Barely one week into the New Year, Landmark Communications, the Norfolk, Va.-based parent of The Weather Channel, is gauging which way the deal-making wind blows.
|<p>Snapshot</p>||<p>The Weather Channel Cos.</p>|
Debora J. Wilson
96 million homes
269,000, on average
800 (125 meteorologists)
Landmark said last Thursday that it has hired investment bankers JP Morgan Chase and Lehman Bros. to advise it in a strategic review that could include a possible breakup of the company, including the sale of The Weather Channel.
The possibility of Landmark looking to sell off its most widely known asset was first reported by The New York Times. The Weather Channel, which marked its 25th anniversary this year, reaches 96 million households and was the 43rd most-watched cable network each day, on average, in 2007, according to a The Walt Disney Co. analysis of Nielsen Media Research data.
“At this early stage, we cannot speculate on where this process will lead,” Landmark chairman and CEO Frank Batten Jr. said in a statement.
Landmark president and chief operating officer Decker Anstrom said in an interview that the company believed that it was a good time for a independent, family-owned media company to evaluate its options.
In addition to The Weather Channel, Landmark owns newspapers The Virginian-Pilot in Norfolk, Va.; The News & Record in Greensboro, N.C.; The Roanoke Times in Roanoke, Va.; 50 other small community newspapers and two CBS-affiliated television stations.
While Anstrom would not disclose financial figures, Weather Channel is on track to report double-digit profit growth in 2008 and beyond, he said. Coupled with its strong brand, its Weather.com — which consistently ranks in the top 15 in terms of traffic — and its strong management team; now was as good a time as any to test the waters.
“It's only logical for an independent company, given all that good news, to explore what the marketplace may have to say,” said Anstrom, a former CEO of The Weather Channel Cos.
According to the Times, media giants such as News Corp., NBC Universal and Comcast have all expressed interest in the channel. Anstrom would not speculate as to what price the network might attract. The Times said that it could be as high as $5 billion.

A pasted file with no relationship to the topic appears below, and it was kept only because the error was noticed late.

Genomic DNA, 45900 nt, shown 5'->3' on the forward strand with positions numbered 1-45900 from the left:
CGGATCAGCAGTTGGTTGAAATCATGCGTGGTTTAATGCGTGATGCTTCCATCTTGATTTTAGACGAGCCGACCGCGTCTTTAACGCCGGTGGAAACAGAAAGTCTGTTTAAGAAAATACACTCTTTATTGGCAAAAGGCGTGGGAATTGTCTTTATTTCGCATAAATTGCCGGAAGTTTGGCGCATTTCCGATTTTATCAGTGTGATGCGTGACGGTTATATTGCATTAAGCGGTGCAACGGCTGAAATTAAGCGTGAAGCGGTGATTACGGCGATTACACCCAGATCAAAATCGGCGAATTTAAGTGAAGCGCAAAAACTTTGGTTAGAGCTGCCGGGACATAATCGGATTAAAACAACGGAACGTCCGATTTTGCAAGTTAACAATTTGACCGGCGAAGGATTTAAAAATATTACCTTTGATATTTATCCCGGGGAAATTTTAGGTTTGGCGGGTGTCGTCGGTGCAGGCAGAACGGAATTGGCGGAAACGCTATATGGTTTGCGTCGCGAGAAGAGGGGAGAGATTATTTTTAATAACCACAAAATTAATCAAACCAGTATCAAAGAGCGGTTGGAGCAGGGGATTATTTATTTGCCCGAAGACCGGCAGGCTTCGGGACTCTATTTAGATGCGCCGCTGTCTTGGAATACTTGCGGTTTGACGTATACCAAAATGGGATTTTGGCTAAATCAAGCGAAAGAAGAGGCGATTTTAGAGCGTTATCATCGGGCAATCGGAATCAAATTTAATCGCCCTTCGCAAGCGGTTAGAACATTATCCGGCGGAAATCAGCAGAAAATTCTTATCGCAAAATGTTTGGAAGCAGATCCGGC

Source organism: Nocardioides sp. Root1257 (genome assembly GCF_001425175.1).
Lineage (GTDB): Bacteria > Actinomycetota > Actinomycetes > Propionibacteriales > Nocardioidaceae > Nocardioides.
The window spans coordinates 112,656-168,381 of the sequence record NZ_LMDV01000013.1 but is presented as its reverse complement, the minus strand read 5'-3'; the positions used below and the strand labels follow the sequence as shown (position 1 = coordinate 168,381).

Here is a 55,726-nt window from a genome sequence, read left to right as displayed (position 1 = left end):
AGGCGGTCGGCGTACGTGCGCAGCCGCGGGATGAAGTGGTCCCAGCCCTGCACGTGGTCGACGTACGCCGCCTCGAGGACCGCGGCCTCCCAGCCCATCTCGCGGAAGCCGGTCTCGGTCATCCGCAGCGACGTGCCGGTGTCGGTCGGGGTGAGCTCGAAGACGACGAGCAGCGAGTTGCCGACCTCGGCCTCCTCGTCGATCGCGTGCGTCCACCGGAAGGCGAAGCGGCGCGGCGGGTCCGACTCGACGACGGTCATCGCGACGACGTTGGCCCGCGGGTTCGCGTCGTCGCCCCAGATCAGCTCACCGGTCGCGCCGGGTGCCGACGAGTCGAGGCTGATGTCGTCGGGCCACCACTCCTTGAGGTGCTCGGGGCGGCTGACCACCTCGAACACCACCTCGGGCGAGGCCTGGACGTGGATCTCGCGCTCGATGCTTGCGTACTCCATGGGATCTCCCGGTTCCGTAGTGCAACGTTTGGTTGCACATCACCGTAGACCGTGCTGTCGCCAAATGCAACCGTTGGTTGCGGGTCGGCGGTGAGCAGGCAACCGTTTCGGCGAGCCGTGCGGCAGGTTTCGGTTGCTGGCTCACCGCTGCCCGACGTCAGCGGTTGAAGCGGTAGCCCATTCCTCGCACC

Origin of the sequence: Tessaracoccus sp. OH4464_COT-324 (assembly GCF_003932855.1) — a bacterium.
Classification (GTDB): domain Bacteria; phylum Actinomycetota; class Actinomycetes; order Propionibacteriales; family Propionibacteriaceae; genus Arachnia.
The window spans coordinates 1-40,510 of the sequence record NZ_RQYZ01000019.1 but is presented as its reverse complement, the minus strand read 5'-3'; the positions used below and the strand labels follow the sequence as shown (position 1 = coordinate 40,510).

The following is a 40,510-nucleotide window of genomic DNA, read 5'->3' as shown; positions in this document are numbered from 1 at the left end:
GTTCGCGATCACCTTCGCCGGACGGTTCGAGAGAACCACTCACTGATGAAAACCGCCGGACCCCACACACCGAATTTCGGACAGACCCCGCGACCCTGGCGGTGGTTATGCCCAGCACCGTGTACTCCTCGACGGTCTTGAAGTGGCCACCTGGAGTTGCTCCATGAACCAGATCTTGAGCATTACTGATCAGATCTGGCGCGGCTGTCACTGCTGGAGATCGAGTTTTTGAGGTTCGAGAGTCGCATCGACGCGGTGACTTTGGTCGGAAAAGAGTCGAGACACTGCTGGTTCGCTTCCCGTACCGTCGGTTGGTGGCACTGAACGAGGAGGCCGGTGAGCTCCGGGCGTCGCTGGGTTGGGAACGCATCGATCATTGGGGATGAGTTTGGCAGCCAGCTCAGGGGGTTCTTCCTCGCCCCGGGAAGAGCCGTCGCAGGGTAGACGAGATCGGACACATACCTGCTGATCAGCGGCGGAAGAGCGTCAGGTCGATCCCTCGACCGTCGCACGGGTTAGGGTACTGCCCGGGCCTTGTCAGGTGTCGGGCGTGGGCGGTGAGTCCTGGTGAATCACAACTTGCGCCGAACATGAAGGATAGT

“In general, I would always say on valuation that more is better,” Anstrom joked.
At least one analyst believes that attracting $5 billion for the network is not far off the mark.
Although that would make the deal one of the more lucrative in recent years — Oxygen sold to NBC Universal in October for $925 million, BET sold to Viacom for $3 billion in 2000, and Bravo sold to NBC Universal in 2003 for $1.25 billion — Miller Tabak media analyst David Joyce said those deals were primarily for niche channels. The Weather Channel appeals to a much broader audience — it is in 97% of U.S. TV households and is watched by 269,000 viewers at any given time of day — and has much higher brand recognition, the analyst said.
“I think $5 billion is achievable,” Joyce said.
SNL Kagan analyst Derek Baine said the bulk of the $5 billion valuation would fall to Weather.com. He estimated The Weather Channel network generates about $110 million in annual cash flow, implying a $1 billion to $1.5 billion valuation based on historic 10- to 14- times cash flow multiples for cable networks. He estimated Weather.com would generate revenue of about $130 million this year — more than 40% of what the cable channel generates — and predicted the site would be worth about $3.3 billion to a strategic buyer.
“Any traditional media company would be frothing at the mouth to have their new media assets on track to do almost half of what their old media properties do,” Baine wrote in an e-mail message.
According to Nielsen/Net Ratings data, weather.com is the 18th largest media web site by traffic and had more than 32 million unique visitors in November. Oppenheimer & Co. analyst Tom Eagan estimated that weather.com could be worth as much as $2 billion.
Still, Joyce believes that a bidding war could erupt for the channel, adding that other media companies like Liberty Media, The Walt Disney Co. and Time Warner Inc. could join the other prospective bidders.
“I continue to believe that cable networks, whenever they come up for sale, are going to be hotly contested because you can get dual revenue streams — advertising and affiliate fees,” Joyce said. “There are a lot of synergies when you have a few able networks to get more and more because it gives more negotiating power in carriage-fee negotiations.”